Kicking out the kickoff?

They’re talking about it — fairly seriously, from what it sounds like.

However, rules changes typically bubble up to the committee from coaches and administrators. The AFCA acts in an advisory role to the NCAA rules committee. The oversight committee vets any changes by the rules committee before approving them.

“I’m excited we’re starting to have this discussion,” said Todd Berry, AFCA executive director. “It looks like the data is skewed where we have more injuries on that play. If that’s the case, we have to look at eliminating the play, modifying the play, change blocking schemes.”

Berry spent 14 years as a head coach. He replaced Grant Teaff this year as the top AFCA executive.

“It’s a very, very, very in-depth conversation of how it [kickoffs] affects the game,” said Mississippi State coach Dan Mullen, an AFCA trustee.

Don’t know what they would replace it with, but if they wind up with a straight out place-the-ball-on-the-30-and-go result, what impact would that have on walk-ons?  For that matter, what impact would it have on the 85-man scholarship limit?  Would you need the same roster size in a world without kickoffs?


Filed under College Football, The Body Is A Temple

46 responses to “Kicking out the kickoff?

  1. I understand the injury risk on kickoffs with guys going full speed at one another especially the guys on the coverage unit. I also understand a big kickoff return or great coverage can be a momentum and field position changer. Would this be the end of onside kicks, which may be more dangerous than regular kickoffs? If so with today’s clock rules, a two-score game is pretty much over in the last 3 minutes.

    If they are going to mess with one of the fundamental rules of the game, the NCAA had better think about the ramifications on the game before wading into this.

    Next will be punts … soon enough, we’ll be playing 7 on 7 flag if safety is the overriding concern of the rules committee. If that happens, there will be a lot of white elephants sitting around campuses where college football used to be played. I’m being sarcastic about that … I think.

    • hailtogeorgia

      I don’t really see how punts would be impacted by this (or onside kicks, for that matter). The danger in a kickoff results from it being pretty much the only play in the game where all eleven players on either side have a full head of steam before plowing into one another. On a punt, there are measures in place to protect a returner and the rest of the players are lined up relatively close. Onsides kicks you’re only getting around ten yards (if that) before there’s contact, which is nothing extraordinary.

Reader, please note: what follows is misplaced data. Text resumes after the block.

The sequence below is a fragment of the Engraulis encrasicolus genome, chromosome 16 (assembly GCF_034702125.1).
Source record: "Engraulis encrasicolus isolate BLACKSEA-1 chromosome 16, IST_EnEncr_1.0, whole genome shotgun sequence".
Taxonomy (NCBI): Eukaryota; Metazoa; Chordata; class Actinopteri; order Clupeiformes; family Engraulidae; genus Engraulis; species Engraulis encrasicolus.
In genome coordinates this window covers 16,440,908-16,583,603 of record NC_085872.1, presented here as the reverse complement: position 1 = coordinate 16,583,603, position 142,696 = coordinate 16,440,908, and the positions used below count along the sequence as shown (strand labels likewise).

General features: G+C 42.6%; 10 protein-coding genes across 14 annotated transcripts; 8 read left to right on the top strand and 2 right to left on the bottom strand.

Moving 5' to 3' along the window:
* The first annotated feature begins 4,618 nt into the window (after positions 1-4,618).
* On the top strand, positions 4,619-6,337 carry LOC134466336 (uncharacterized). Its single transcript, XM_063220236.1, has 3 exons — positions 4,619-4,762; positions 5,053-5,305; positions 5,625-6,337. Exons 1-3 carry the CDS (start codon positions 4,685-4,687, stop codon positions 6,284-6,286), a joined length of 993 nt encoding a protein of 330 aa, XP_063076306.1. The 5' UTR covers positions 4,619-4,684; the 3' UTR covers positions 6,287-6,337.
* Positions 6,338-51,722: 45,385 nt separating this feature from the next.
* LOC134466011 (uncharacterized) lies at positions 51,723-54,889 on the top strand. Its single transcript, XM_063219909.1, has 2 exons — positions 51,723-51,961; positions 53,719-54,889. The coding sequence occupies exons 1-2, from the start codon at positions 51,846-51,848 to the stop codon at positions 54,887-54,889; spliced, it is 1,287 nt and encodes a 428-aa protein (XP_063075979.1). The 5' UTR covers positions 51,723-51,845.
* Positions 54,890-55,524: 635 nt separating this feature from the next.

• My point is that once you make changes to the fundamental rules of the game for safety only, where do you stop? Eliminating kickoffs isn’t going to eliminate concussions from the game, which is what this is all about.

        If you replace the kickoff with something else, you can’t have the option of the onside kick unless the receiving team gets the option to have the ball kicked or to take the ball at some point on the field. Regardless the receiving team is always going to elect to take the ball rather than risking the onside kick at the end of a game. Therefore, the onside kick is no longer part of the game.

        • hailtogeorgia

          Changes to the fundamental rules of the game for safety only have been happening for years (see: facemask and horsecollar penalties). I don’t see it as them trying to eliminate concussions specifically (although reducing concussions is certainly a hot topic); I see it as a play where you have a disproportionate frequency of injuries as compared with all the other plays in a game. When you boil it down and start looking at why that is the case, it’s due to the structure of a kickoff and the amount of distance the players have before initial contact. From that perspective, it makes sense to see what kind of changes could be made if eliminating one play could significantly reduce the number of injuries and thus increase player safety.

          I don’t follow the logic around replacing the kickoff and it being mandatory that the receiving team gets an option. The receiving team doesn’t have any option currently around what the kicking team elects to do on a kickoff – the difference here would be that the ‘kickoff’ would be an automatic placement of the ball at some predetermined yard line (the 30, if we’re consistent with The Senator’s example); the kicking team could still choose to attempt an onside kick without issue. Let’s face it, we’re not seeing the frequency of returns now that we have in the past; 36 FBS teams had a touchback rate of 50% or higher last season. UCLA led the country with a 75% touchback rate. We’re already well on our way to kickoffs being a formality – the only real casualty of this that I can foresee would be the sneaky onside kick where you line it up as if you’re kicking it deep and then kick a dribbler that you have a chance to fall on with the receiving team out of position.

          • The facemask was not a fundamental change to the strategy of the game. It was an equipment requirement made for safety. Horsecollar tackling isn’t fundamentally sound football and is dirty play (horsecollar tackling should have always been called as unnecessary roughness just as high hits on a defenseless player should have always been personal fouls).